Legislature(2001 - 2002)
04/12/2001 09:13 AM FIN
* first hearing in first committee of referral
= bill was previously heard/scheduled
= bill was previously heard/scheduled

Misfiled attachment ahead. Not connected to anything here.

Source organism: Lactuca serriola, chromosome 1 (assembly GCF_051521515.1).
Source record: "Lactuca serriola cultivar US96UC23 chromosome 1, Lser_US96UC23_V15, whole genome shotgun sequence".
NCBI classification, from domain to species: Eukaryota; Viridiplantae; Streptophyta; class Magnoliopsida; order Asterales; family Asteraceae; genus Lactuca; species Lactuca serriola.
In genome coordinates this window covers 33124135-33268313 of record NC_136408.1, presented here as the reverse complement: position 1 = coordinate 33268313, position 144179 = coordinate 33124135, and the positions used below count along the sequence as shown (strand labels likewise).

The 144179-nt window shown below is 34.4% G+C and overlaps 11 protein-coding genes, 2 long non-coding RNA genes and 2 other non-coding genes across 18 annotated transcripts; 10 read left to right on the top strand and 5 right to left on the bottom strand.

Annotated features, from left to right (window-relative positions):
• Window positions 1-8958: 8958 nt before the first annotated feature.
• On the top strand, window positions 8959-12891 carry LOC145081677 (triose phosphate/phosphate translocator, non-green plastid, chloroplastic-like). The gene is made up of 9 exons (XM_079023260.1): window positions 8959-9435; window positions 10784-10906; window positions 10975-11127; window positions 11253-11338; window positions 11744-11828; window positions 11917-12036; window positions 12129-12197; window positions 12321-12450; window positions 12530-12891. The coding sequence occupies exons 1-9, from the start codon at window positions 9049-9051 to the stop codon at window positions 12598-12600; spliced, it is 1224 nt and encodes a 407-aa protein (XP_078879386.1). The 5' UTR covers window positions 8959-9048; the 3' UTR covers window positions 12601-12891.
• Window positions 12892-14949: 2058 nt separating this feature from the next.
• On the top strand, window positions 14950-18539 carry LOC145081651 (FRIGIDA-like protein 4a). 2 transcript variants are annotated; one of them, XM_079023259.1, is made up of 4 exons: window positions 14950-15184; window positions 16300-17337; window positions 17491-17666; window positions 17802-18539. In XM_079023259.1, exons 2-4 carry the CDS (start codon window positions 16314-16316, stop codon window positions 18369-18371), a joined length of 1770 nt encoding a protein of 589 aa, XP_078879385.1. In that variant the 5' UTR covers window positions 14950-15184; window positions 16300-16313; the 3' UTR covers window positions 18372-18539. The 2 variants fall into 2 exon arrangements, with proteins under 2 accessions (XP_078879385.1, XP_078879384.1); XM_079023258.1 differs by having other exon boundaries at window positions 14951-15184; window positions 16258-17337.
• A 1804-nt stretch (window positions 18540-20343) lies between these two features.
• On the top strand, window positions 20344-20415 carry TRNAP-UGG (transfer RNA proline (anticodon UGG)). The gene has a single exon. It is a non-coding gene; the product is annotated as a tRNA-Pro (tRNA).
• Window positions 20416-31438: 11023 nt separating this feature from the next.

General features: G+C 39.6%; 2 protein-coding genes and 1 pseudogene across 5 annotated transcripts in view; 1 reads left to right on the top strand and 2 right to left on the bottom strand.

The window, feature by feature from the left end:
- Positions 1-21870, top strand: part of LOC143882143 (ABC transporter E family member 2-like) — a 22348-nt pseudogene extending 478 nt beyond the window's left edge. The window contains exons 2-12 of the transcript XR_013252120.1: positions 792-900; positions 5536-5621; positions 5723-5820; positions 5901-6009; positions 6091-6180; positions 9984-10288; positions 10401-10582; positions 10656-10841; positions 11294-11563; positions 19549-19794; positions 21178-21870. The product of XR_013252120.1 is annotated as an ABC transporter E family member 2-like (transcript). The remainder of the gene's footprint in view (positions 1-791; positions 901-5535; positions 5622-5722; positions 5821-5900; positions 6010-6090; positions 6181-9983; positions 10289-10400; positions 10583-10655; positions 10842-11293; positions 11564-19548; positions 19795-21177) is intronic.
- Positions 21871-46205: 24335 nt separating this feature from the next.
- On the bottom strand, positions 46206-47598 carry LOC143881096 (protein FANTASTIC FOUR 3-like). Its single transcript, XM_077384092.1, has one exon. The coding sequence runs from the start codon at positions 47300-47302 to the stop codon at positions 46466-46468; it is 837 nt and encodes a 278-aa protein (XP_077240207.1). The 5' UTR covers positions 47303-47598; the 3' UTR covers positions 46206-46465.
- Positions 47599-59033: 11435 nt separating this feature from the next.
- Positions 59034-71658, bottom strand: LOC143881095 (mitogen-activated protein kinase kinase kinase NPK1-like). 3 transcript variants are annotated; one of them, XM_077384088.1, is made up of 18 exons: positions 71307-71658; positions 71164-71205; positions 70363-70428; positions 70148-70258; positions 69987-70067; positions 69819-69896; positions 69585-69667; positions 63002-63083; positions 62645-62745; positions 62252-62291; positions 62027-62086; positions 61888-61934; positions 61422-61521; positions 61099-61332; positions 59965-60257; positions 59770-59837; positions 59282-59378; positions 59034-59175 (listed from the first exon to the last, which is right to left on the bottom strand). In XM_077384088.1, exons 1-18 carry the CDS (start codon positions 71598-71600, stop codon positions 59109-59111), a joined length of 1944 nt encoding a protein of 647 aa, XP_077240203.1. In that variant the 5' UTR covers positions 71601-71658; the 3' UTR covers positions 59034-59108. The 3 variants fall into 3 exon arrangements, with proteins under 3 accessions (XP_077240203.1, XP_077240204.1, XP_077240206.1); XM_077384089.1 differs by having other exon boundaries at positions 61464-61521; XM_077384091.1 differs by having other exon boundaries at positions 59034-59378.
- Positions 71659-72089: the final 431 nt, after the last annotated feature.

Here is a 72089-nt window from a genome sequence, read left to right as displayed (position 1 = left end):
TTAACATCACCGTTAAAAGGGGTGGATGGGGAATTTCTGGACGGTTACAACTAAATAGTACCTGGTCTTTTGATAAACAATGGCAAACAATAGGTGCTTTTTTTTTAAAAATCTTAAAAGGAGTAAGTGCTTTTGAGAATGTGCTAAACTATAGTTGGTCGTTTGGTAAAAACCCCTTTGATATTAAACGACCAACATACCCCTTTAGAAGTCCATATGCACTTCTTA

MINUTES SENATE FINANCE COMMITTEE April 12, 2001 9:13 AM TAPES SFC-01 # 73, Side A SFC 01 # 73, Side B SFC 01 # 74, Side A CALL TO ORDER Co-Chair Pete Kelly convened the meeting at approximately 9:13 AM. PRESENT Senator Pete Kelly, Co-Chair Senator Dave Donley, Co-Chair Senator Jerry Ward, Vice Chair Senator Loren Leman Senator Gary Wilken Senator Alan Austerman Senator Donald Olson Senator Lyda Green Also Attending: SENATOR DRUE PEARCE, Alaska State Legislature; JUDGE RABINOWITZ Attending via Teleconference: From Anchorage: STEPHANIE COLE, Alaska Court System; WILLIAM COTTON, Alaska Judicial Council; SUMMARY INFORMATION SB 123 - FEDERALLY FUNDED PROJECTS OF RAILROAD After a brief discussion and testimony from the Alaska Railroad Corporation the bill was reported from Committee. SJR 22 - CONST. AM: JUDICIAL OFFICERS' TERMS The Committee heard testimony from the Alaska Court System and the Alaska Judicial Council and the bill was held in Committee. HB 72 - ASST.ADJUTANT GEN.: MISSILE/SPACE DEFENSE After brief debate the bill was reported from Committee. CS FOR SENATE BILL NO. 123(TRA) "An Act relating to legislative approval for the design and construction of facilities of the Alaska Railroad Corporation and railroad line realignment and railroad corridor projects of the Alaska Railroad Corporation." SENATOR DRUE PEARCE, sponsor of SB 123, indicated that they had a work draft before them. Senator Leman moved to adopt the committee substitute (CS) for SB 123, 22-LS0522\P, Utermohle, 04/10/01, as a work draft. Co-Chair Kelly asked if there were any objections. There were no objections and Version P was adopted. Senator Pearce indicated that Version P changed dramatically the direction that she was going in terms of approval of projects on the facilities that the railroad would be building. She explained that the CS would require the railroad corporation to obtain legislative approval for the program of projects, which were the lists of federally funded projects required by the federal transit administration and the federal highway administration. The CS represented the collaborative effort between herself and the railroad, which would require approval for major construction projects while excluding regular maintenance projects, minor construction and realignment project and projects outside of communities that were entirely on federal lands. She pointed out that the bill required the railroad board of directors to present their program to the legislature on the first day of each regular session; that program would be referred formerly to the House and Senate Finance Committees for review. She indicated that the legislature would be able to disapprove, by law, the expenditure of federal funds for a project during the first 60 days of session. She noted that failure of the legislature to disapprove would be recognized as approval for the expenditure of funds. She commented that the process was very much like that of the Local Boundary Commission. Senator Pearce further stated that the bill was introduced in response to the Alaska Railroad Corporation's multi-million dollar rail station project at the Ted Stevens International Airport in Anchorage. She pointed out that the railroad received direct federal appropriations for that project. She indicated that there was no input or coordination with the legislature prior to the project and, more importantly, there was no public review process in Alaska at any level before the project was begun. She noted that the project would impact a large number of Anchorage residents. She said that there were also concerns with the feasibility and economic practicality of the project; the original appropriation for the terminal was $28 million and the realignment project was expected to cost $18 million. She pointed out that the market analysis did not support spending $46 million on the project. She believed, in response to the concerns with the Anchorage rail station, that they should require the railroad to obtain legislative approval for future projects. [Note: Microphones inoperable for Co-Chair Kelly, Senator Leman, Co-Chair Donley, Senator Green and Senator Austerman] Co-Chair Kelly referred to the CS with a question [exact statement inaudible]. Senator Pearce pointed out that on page 2 of the CS there were exceptions that did not apply to the subsection; those being that the facility construction cost be less than $5 million and the track realignment construction cost be less than $10 million. Therefore, there were exemptions for the smaller projects. Senator Olson understood where the concerns were toward the current projects, but if they looked at the long-term effects of the increased traffic through the Anchorage international airport how were they going to accommodate for the increase in the amount of people traveling nowadays without a rail facility. Senator Pearce pointed out that the Anchorage airport terminal project was going to go forward. She noted that Europe did have a much better rail system. Unfortunately, in Anchorage they would be held back because the track would only go north and south. She maintained that in the United States while the market analysis spoke about cities where there was a lot of commuter traffic to and from airports every city where it had been successful was a city with millions of people. She noted that a city the size of Anchorage would not have the population to support constant commuter service. Senator Wilken wondered what Senator Pearce's intent was if the project construction costs were larger than $10 million and the legislature were to disprove it. Senator Pearce indicated that the railroad would have to readdress the project and the concerns. She did not believe that the legislature would turn down a project unless there was an outcry by the people in the locality of where the project would take place. She stressed that it would be very difficult to ask the legislature to act within 60 days and reminded the Committee that the Governor could always veto the bill. Therefore, they would have to have two-thirds of the legislature fighting against a project before one would actually be turned down. She believed that it was important for the railroad to be required to come before an elected body, like the legislature, for the purpose of bringing the people into the process and assist the railroad in being more cognizant of the issues. Senator Wilken voiced his appreciation for the changes that were th made. He wondered if on the 58 day the legislature were to turn down a major project whether the railroad would have to wait until the next session to move forward on the project. Senator Pearce replied, "Yes. For construction." Senator Wilken clarified that they would not have another look at it until the next session. Senator Pearce explained that the legislature would authorize the use of federal funds exactly like they did with the Department of Transportation and Public Facilities on building roads. She predicated that the minute the railroad saw enough concern with a project they would be working with the legislature. Co-Chair Kelly [indiscernible]. Senator Pearce agreed with Senator Kelly. She added that in seeing the ideas of the railroad for the future and their opportunity to receive money from the federal government it would not surprise her to see the railroad come to the legislature for help with matching funds, because most of the federal programs do require matching funds. She pointed out that the railroad had matched dollars over the years, but if they were handed $100 million for a huge realignment she did not see how they would come up with a 20 percent match. She believed that the legislature would become more active in railroad expansion. Senator Green wondered if the language on page 2, line 4 would apply to the Mat-Su Borough. Senator Pearce understood that boroughs count as communities. She clarified that if they allocated state funds for a federal match than that would be considered approval. Senator Green indicated that she was not sure what the language stated exactly, but that the money was appropriated as leverage for federal money. She wondered if they would have to wait an entire session for that approval. Senator Pearce referred to page one of the bill on the bottom of the page and indicated that if a project were substantially changed then the railroad would have to come back to the legislature for approval. Senator Green requested clarification that the project would not have been approved. She pointed out that there were miles of railroad to interconnect and wondered if those projects would fall under the requirement for additional legislative approval. Senator Pearce answered probably, because in order to get on the federal list for projects they would have to come back to the legislature. She assumed that the project would have to go through the process at the federal level already. She further clarified that if a project wanted to receive federal funds then it would have to appear on the program at some point and the first time it appeared there with construction money would be the year for legislative approval. Senator Leman seemed to him that if the legislature were to disapprove, by law, then the legislature could also approve, by law, if there were a change in the project sometime after the disapproval. He clarified that it could be during the rest of the regular session or even during a special session rather than on the first day of the next session and the legislature would not be in violation. Senator Pearce agreed, but believed that it could not be through the capital budget process, rather there would have to be an actual law passed. Senator Leman agreed. Senator Pearce reiterated that they could not get to it through the Legislative Budget and Audit process. Senator Leman interpreted it the same way. Senator Pearce noted that when they ran into problems at the legislative level there would be enough scurrying about that some accommodation would be found before the end of session. Senator Leman agreed. He questioned whether the definition of "substantial" with regards to the pipeline ride-of-way would concern them or the railroad. Senator Pearce stated that she was comfortable with the definition of "substantial" provided by Mr. Utermohle. She explained that if the railroad had funds to build to Point Mackenzie and they decided to build to Skwentna instead that would be considered a "substantial" change. On the other hand, she noted that if the railroad had to change a route a little bit to accommodate a wolf den then that would not be considered a "substantial" change. She reminded the Committee that in federal law if those projects change then there would need to be a reauthorization process. Senator Leman clarified that in federal regulation there would probably be a definition of "substantial." Senator Pearce said that she was not sure if it was defined or not in the federal regulations. She did not expect the railroad to go outside of what they intended. She noted that the railroad did have a lot of land and it was hard to say what they might come up with in terms of development. Senator Ward commented that the Alaska railroad was an interesting entity. He wondered why they would pass this legislation rather than putting the railroad under the executive budget act. Senator Pearce parlayed that this would be a "slap on the hand" whereas that would be a "sledgehammer." Senator Ward questioned the specifics of it and wondered if this legislation would impede the railroad's ability to do what they felt was best. Senator Pearce answered that sure it would impede their ability to some extent, but not much. She believed that it was something that the railroad should do and she worked with the railroad to come up with something that they were willing to do. She pointed out that the railroad was an asset of the state and all Alaskans were shareholders of the railroad. She indicated that if they want the railroad to be able to act like a business than putting them under the executive budget act would not be the way to go. She said that she did not feel that the government acted well as a business. JOHN BINKLEY, Chairman of the Board, Alaska Railroad Corporation, testified via teleconference from Fairbanks, thanked Senator Pearce for the CS, Version P, and indicated that it was a tremendous improvement to the CS that came out of the Senate Transportation Committee. He pointed out that it was an effort on Senator Pearce's part out of frustration that she had felt with the construction of the project at the Ted Stevens International Airport in Anchorage. He gave some background from the railroad's point of view on that project. He explained that the Department of Transportation and Public Facilities approached them when the department began the reconstruction of the terminal at the airport. The airport had dictated that if the railroad wanted to maintain their existing line than they had to be apart of the project. He said that the intent of the railroad was to preserve that corridor. He urged that they tried to communicate with the legislature on their projects and never did get a huge reaction or negative reaction. He noted that they did as much as they could to inform the public about the project. He referred to the additional cost of the rails going into the airport and noted that it was being looked at for future projects if there was a tremendous amount of use of those rails. He thought that if they got to the point to spend additional money to realign the rail it would be a tremendous success. He said that they hoped there would be acceptance of commuter rail in the Anchorage area and that they would increase the number of trains going in and out of the airport. He commented that he would see that as a success if it indeed were to happen. Mr. Binkley continued that two of the key pieces in the legislation were that it forced a close working relationship between the railroad and the Department of Transportation and Public Facilities and secondly, that the railroad would have autonomy. He noted that the number one consideration was safety and number two was the customer. He expressed that where there was concern with the original CS from the Senate Transportation Committee with regards to it crossing the line with regards to the legislature becoming an integral part of the decisions of the railroad. He again thanked Senator Pearce for her work on the legislation. Senator Leman moved to report CS SB 123, 22-LS0522\P, Utermohle, 4/10/01, from the Committee. There was no objection and the bill was reported from Committee. AT EASE 9:49 AM/9:51 AM CS FOR SENATE JOINT RESOLUTION NO. 22(JUD) Proposing an amendment to the Constitution of the State of Alaska relating to the retention elections for justices of the Alaska Supreme Court and judges of the superior court. STEPHANIE COLE, Administrative Director, Alaska Court System, testified via teleconference from Anchorage, indicated that the Alaska Court System concurred with the position taken by the judicial council. She stated that the Alaska Court System believed that the proposed shortening of the periods between retention elections in the resolution would have a serious effect on the quality of justice in the State of Alaska. She explained that the merit selection and retention system currently in place in Alaska was cited quite often as a model system balancing judicial independence and judicial accountability. It was a system that preserved the judges ability to make decisions impartially and without undue political pressure against the public's rights to hold the judges accountable. She said that they really felt that judicial accountability was enormously important and was in no way inconsistent with judicial independence. Ms. Cole further explained that the three aspects of judicial accountability were political accountability, decisional accountability and behavioral accountability. She noted that each of those aspects was important and each served a different purpose. She stated that political accountability was accomplished through the retention election process, which allowed the public to approve judges. Decisional accountability was related to the issue of whether a judge was correct or incorrect in a particular decision and it was accomplished through the appellate process as the case went up for appeal. Behavioral accountability would come into play when judicial misconduct was at issue and it was provided through the judicial discipline process. She warned that when they start proposing to shorten retention terms in the way that SJR 22 would do then they create a situation where they start blurring the lines between political accountability and decisional accountability to the detriment of the justice system. She pointed out that the current retention terms were in the mainstream of retention terms around the country. Ms. Cole further stated that while their role as legislators was in large part to reflect the will of the majority and their constituents, the role of the judge was to protect the minority against which the will of the majority should never be able to prevail. She indicated that the judge must apply the law to a set of facts without regard to the political atmosphere or the will of the majority. She noted that this was very difficult and often an unpopular task, but it was enhanced by the current system that provided some protection against a judge being punished politically for a particular decision. She urged that when they start shortening the period between retention elections then it becomes more likely that political campaigns would be waged against individual judges because of a single unpopular decision. She explained that as campaigns were mounted against judges then judges could and would respond with counter campaigns. She noted that it had become a serious public concern throughout the country, because it could compromise a judge's ability to rule neutrally and be perceived as neutral. SFC 01 # 73, Side B 10:01 AM Ms. Cole continued that judges needed to be evaluated at regular intervals about how they handled all their cases instead of how they handled one or two highly-visible cases. She stressed that the legal system commanded allegiance only when it commanded respect and it only commanded respect when the public believed that the judges were neutral. She expressed grave concern that by shortening the period between retention elections it would also discourage qualified applicants from seeking judicial positions. She noted that judicial salaries were currently dropping. She concluded that the Alaska Court System was opposed to SJR 22. Senator Ward requested clarification that Ms. Cole had stated that the role of the state was to protect the minority and the role of the legislature was to protect the majority. Ms. Cole clarified that, generally, the role of the legislature was to protect the rights of the constituents or the majority, whereas, the primary role of a judge was to protect the rights of the minority against which the will of the majority should never prevail. She further clarified that she had not intended to say that the legislature did not represent the minority, but rather that it was the role of the judge to protect the rights of the minority against infringements. Senator Ward spoke to the sovereign rights of the individual regardless of whether they were in the minority or the majority. Senator Leman referred to Ms. Cole's comment about Alaska being a model of the system. He argued that it was not really a model that would get the most qualified judges. WILLIAM COTTON, Alaska Judicial Council, testified via teleconference from Anchorage, responded to Senator Leman's comments. He stressed that almost every decision made by the judicial council was unanimous. He stated that the council opposed SJR 22, because they believed it would be counterproductive to their goal of encouraging judicial excellence. He echoed some of Ms. Cole's comments. He indicated that the council urged them to think long and hard before upsetting the system and vote against SJR 22. Co-Chair Donley mentioned that 20 other states had merit selection retention laws similar to Alaska. He noted that three of those 20 states had the same retention terms proposed by SJR 22. He wondered if that was also Mr. Cotton's understanding. He pointed out that in Kansas each community could choose whether or not they wanted to conduct a direct election or use an appointment retention system. He said that it was a 50/50 split statewide. He also referred to Oklahoma and indicated that two of the 20 states that allegedly had the same system as Alaska, in fact, had a significant number of their judges elected. AT EASE 10:19 AM/10:24 AM Mr. Cotton explained that many of the states nationwide were very different from Alaska in that rather than having a statewide system they had municipal courts, county courts and state courts. He said that the courts in the United States had three basic systems: a merit selection system, similar to Alaska; appointed system, where the Governor appoints judges; and an elected system. Co-Chair Donley pointed out that they did have a unified court system. He indicated that other states had the flexibility to select other systems. He noted that it was not accurate to say the other 20 states used a retention system. He wondered what the criteria were on the surveys. Mr. Cotton indicated that they did report all the survey information. He noted that they also reported detailed demographic information. He said that they promised confidentiality in order to get accurate information. Co-Chair Donley wondered if all the responses were included in the information given to the public. Mr. Cotton replied that the information was disseminated in several different ways. He noted that everyone that responded got his or her numbers reported. Co-Chair Donley wondered if the distinction between those with direct personal experience and those with just an opinion were carried over into the recommendation process. Mr. Cotton explained that they did report the different levels of professional experience. Judge Robinowitz, supreme justice, Court of Alaska, pointed out that what they were dealing with was one issue and that being a periodic evaluation of judges under a merit selection system. There use to be no accountability and they rejected that and wanted the judiciary to be accountable and then a judge would be elected on a partisan ballot and it was too compromising to the judges. He explained that they came up with a periodic retention and election system. He asked the Committee if it has worked. He assured the Committee that the judges were aware of the accountability that was built into Article 4 of the Constitution of the State of Alaska. He said that his impression was that the system was working. He urged that they not change it if it was working. He said that sure over 20 or 30 years they would get some bad opinions, but he noted that the thousands of opinions that stand up under scrutiny were a service to the system. He opined that if they truncate every term into a four to six year term they would dilute the voters analysis of a judges particular record. He pointed out that Alaska was able to get more information to the voter. He pleaded with the Committee that the issue was independence versus accountability and they were dealing with the Constitution of the State of Alaska. He stressed that they should not change something that was working. Senator Donley wondered what the debate was in forming our government. Judge Rabinowitz recollected that ten years and six years struck the appropriate balance on undue pressure on judges and the people's right to exercise a check and accountability on judges. These were the appropriate time frames. In 1955 this was an experiment and he noted that the Constitution was still an experiment. He pointed out that what they had to do in the court system was gradually come into maturation. He stated that the test of time has worked. He said that they needed to strike an appropriate balance between accountability and allowing the judges to perform their judicial functions. Co-Chair Donley wondered what the difference was in how society and laws had evolved since the 1950s. He suggested that it would have been difficult for the people in the 1950s to have envisioned how the courts would have evolved. Judge Rabinowitz commented that this was almost Political Science 101. He explained that they were a passive institution that did not initiate litigation. He said that they might go four or five years without seeing a case at the appellate level that had statewide appeal. With regards to the question of whether the courts have become more radical he suggested that they take a look at Marbury (ph) vs. Madison. He explained that out of the three branches of government the judiciary was the one that was going to decide what was constitutional and would bind the three branches of government. He urged that this was going on from the inception of government and over time it had proven to work. He pointed out that they had to draft the Constitution in broad terms and they hit on a brilliant solution. He said that he did not feel it was a reflection of an activist court. He would not label his colleagues as activists. Co-Chair Donley wondered what court changed the standards for public interest litigation and the professed intent of the court was to promote more cases coming to them and more involved in social issues. Judge Rabinowitz advised that he had never seen any indication over the years that a justice had a political or philosophical agenda imposed on the court. Believe it or not they took the cases as they came and no one dominated the court. He reiterated that the system was working. LES GARA, testified via teleconference from Anchorage, expressed that in 1955 the founding fathers and mothers worked to create as credible a judiciary as possible. He urged that they came up with for this nation a model as an impartial judiciary. He said that they came up with the best system yet. He noted that they considered what they did and they debated what they did and they decided that reducing the retention terms was a bad idea. He referred to the idea that the judges currently were more radical. He pointed out that in the 1950s there was the same cries that judges were radical. SFC 01 # 74, Side A 10:55 AM Mr. Gara noted that the work done in 1955 was good work and agreed with Judge Rabinowitz that there has been nothing to encourage changing it now. He urged the Committee to go back and read through the constitutional debates. Co-Chair Kelly frustrated about some of the testimony that the deference to the constitutional delegates of 1955 that the same people say that the Constitution was a living document. Ignoring the fact that they put for us a method of changing the constitution. He pointed out that the delegates in 1955 probably never imaged that the courts would be taking the kind of liberties that they are taking currently. Doubt that they ever imagined that the courts would be taking the kind of freedoms that they have been taking. The right of appropriation belongs to the legislature. Only convenient when it suits their purposes. Bruce Weyrauch, President, Alaska Bar Association, believed that an independent form of judiciary is critical to the government. The more the political process moves the retention level down the less they could provide the clients in the private sector. [Heard and Held] AT EASE 10:58 AM/10:59 AM HOUSE BILL NO. 72 am "An Act relating to an assistant adjutant general for space and missile defense in the Department of Military and Veterans' Affairs." Co-Chair Kelly pointed out that it was a state position using federal funds. CARROL CAROL, Department of Military and Veterans Affairs, explained that a position of this kind would give Alaska forefront in the decision making process and the ability to hire someone from Alaska. She agreed that it was completely federally funded. Co-Chair Donley wondered if she had any objection to a 5-year sunset on the position. Ms. Carol did not have an objection, but believed that five years would be an appropriate time. Co-Chair Donley noted that five years was a reasonable amount of time. Co-Chair Kelly asked Co-Chair Donley if he wanted to propose a conceptual amendment. Co-Chair Donley moved a conceptual amendment to add a five-sunset provision to the position. There was no objection and the conceptual amendment #1 was adopted. Senator Wilken made a motion to report HB 72, 22-GH1055\A.a, as amended, from Committee. Senator Olson wondered if the employee would fill a state position. Ms. Carol responded correct. Senator Olson wondered if there would be other state employees in addition. Ms. Carol replied no. Senator Leman wondered if there was any need to have a more immediate effective date. Ms. Carol that would be a positive amendment. Senator Wilken removed his motion to report bill from Committee. Senator Leman moved a conceptual amendment for an immediate effective date. Co-Chair Kelly asked if there was any objection. There was no objection and conceptual amendment #2 was adopted. Senator Wilken made a motion to report HB 72, 22-GH1055\A.a, as amended, from Committee with attached fiscal note. There was no objection and the bill was reported from Committee. ADJOURNMENT Co-Chair Pete Kelly adjourned the meeting at 11:08 AM.